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Small Change: Why Business Won't Save the World Paperback – January 11, 2010

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Editorial Reviews

About the Author

Michael Edwards is an independent writer and activist who is affiliated with the New York-based think-tank Demos, the Wagner School of Public Service at New York University, and the Brooks World Poverty Institute at Manchester University in the UK. From 1999 to 2008 he was Director of the Ford Foundation’s Governance and Civil Society Program, and previously worked for the World Bank, OxFam, and Save the Children.


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Product Details

  • Paperback: 120 pages
  • Publisher: Berrett-Koehler Publishers (January 11, 2010)
  • Language: English
  • ISBN-10: 1605093777
  • ISBN-13: 978-1605093772
  • Product Dimensions: 5.5 x 0.4 x 8.4 inches
  • Shipping Weight: 7 ounces (View shipping rates and policies)
  • Average Customer Review: 4.8 out of 5 stars  See all reviews (19 customer reviews)
  • Amazon Best Sellers Rank: #119,970 in Books (See Top 100 in Books)

More About the Author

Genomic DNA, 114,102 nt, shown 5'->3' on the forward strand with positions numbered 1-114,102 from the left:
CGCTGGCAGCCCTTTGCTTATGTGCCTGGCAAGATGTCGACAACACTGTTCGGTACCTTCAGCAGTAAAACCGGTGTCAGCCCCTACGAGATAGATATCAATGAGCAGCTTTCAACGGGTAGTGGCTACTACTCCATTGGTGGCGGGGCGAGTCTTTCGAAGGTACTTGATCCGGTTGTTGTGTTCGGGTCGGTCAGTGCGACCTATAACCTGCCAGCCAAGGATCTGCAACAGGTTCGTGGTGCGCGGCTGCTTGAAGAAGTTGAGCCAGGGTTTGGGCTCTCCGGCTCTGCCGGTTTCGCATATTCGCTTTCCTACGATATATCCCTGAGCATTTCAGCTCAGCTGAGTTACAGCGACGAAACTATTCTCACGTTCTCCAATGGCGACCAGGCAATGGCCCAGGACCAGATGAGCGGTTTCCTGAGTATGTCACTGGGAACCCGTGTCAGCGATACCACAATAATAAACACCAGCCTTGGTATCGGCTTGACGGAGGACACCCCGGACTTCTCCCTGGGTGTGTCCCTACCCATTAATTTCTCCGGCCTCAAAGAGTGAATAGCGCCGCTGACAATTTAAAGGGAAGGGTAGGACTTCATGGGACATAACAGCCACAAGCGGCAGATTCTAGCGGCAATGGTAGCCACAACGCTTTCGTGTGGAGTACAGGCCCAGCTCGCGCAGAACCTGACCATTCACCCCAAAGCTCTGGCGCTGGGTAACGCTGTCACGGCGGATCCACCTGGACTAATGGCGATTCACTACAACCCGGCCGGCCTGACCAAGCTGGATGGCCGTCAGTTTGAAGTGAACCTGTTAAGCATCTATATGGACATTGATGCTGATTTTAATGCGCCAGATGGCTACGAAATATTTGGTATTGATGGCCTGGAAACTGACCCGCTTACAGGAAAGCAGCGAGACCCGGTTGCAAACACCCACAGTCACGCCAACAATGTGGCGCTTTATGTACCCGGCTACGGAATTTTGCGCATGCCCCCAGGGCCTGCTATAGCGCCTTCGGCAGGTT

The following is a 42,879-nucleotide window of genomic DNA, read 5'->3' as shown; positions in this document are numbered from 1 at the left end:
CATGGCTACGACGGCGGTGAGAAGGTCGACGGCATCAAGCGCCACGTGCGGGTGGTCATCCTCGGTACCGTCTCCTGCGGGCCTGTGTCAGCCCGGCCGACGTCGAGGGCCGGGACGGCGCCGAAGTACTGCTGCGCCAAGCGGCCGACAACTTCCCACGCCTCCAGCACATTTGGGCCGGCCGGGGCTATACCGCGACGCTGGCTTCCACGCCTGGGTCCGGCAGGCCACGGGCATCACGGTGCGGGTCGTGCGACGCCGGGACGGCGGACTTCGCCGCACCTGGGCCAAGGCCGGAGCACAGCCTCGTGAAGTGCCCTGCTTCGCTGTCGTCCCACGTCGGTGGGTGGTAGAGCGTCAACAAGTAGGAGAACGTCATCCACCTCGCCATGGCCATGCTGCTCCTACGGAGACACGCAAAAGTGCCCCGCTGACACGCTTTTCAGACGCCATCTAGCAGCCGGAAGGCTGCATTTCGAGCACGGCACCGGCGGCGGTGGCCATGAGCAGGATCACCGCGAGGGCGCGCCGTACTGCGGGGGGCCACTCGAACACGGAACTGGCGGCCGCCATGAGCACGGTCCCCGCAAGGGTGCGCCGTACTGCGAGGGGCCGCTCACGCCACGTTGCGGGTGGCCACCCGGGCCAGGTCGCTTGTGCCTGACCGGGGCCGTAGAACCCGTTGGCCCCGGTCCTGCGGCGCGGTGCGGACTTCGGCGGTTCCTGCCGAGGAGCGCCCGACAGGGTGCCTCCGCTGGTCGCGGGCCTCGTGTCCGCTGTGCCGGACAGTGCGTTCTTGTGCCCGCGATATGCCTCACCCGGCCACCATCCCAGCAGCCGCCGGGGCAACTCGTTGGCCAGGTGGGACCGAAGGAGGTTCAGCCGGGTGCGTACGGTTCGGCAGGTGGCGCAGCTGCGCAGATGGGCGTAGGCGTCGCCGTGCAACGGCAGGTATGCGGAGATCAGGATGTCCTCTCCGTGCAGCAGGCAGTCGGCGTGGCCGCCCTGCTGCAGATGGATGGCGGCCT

Michael Edwards is widely recognized as one of the world's leading authorities on civil society, philanthropy, and social change. For the past thirty years, he has worked to strengthen the contributions of ordinary citizens to their communities as a grant giver, writer, advocate, organizer, and activist across five continents, and has lived and worked in Zambia, Malawi, Colombia, India, the UK, and the United States. Michael graduated from Oxford University with a "congratulatory" first-class honors degree in geography, and was awarded a Ph.D. by the University of London for his work on housing the urban poor in Latin America. Dissatisfied with academic research, he entered the world of nongovernmental organizations (NGOs) in 1982 and spent the next fifteen years as a senior manager in international relief and development NGOs, including Oxfam GB, Save the Children UK, the Prasad Foundation, and Voluntary Service Overseas. During this time, Michael became known for his innovative thinking about NGOs and development, and in 1998 he was invited to join the World Bank in Washington, D.C., as a senior adviser on civil society, where he led a program to improve the agency's engagement with a wide range of nongovernmental groups. Two years later, he was appointed as director of the Ford Foundation's Governance and Civil Society Program in New York, overseeing grants totaling more than $900 million between 1999 and 2008, when he left to become a Distinguished Senior Fellow at Demos, a Network for Ideas and Action, in New York; a senior visiting scholar at New York University's Wagner School of Public Service; and a senior visiting fellow at the Brooks World Poverty Institute at Manchester University in the UK. Michael also cofounded the Seasons Fund for Social Transformation, which makes grants to voluntary organizations that combine their work for social justice with spiritual principles. Michael is the author of thirteen books and hundreds of articles and op-ed pieces, and his writings have changed the way we think about voluntary action and the transformation of society. He writes regularly for openDemocracy, the Financial Times, the Chronicle of Philanthropy, and many other newspapers and magazines, and is a featured speaker at literary festivals and other events around the world. He lives with his wife, Cora, a nonprofit-fund-raising consultant who also teaches at New York University, in Swan Lake, a small community in the foothills of the Catskill Mountains of New York, where they have painstakingly rebuilt and renovated one of the first houses built by settlers who arrived in the 1830s to establish a tanning industry in Sullivan County. You can visit Michael's Web site at